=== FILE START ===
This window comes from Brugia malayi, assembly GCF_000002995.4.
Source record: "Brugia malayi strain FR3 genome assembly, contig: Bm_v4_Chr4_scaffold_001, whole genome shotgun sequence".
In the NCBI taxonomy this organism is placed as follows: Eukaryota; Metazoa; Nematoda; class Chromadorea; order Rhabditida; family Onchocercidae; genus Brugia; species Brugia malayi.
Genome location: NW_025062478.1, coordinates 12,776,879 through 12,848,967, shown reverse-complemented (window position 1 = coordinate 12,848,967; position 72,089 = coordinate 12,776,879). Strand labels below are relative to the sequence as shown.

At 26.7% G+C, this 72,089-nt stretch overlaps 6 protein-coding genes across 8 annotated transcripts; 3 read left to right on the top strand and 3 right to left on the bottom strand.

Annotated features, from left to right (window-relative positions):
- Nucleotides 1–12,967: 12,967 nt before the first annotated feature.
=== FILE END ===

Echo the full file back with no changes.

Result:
This window comes from Brugia malayi, assembly GCF_000002995.4.
Source record: "Brugia malayi strain FR3 genome assembly, contig: Bm_v4_Chr4_scaffold_001, whole genome shotgun sequence".
In the NCBI taxonomy this organism is placed as follows: Eukaryota; Metazoa; Nematoda; class Chromadorea; order Rhabditida; family Onchocercidae; genus Brugia; species Brugia malayi.
Genome location: NW_025062478.1, coordinates 12,776,879 through 12,848,967, shown reverse-complemented (window position 1 = coordinate 12,848,967; position 72,089 = coordinate 12,776,879). Strand labels below are relative to the sequence as shown.

At 26.7% G+C, this 72,089-nt stretch overlaps 6 protein-coding genes across 8 annotated transcripts; 3 read left to right on the top strand and 3 right to left on the bottom strand.

Annotated features, from left to right (window-relative positions):
- Nucleotides 1–12,967: 12,967 nt before the first annotated feature.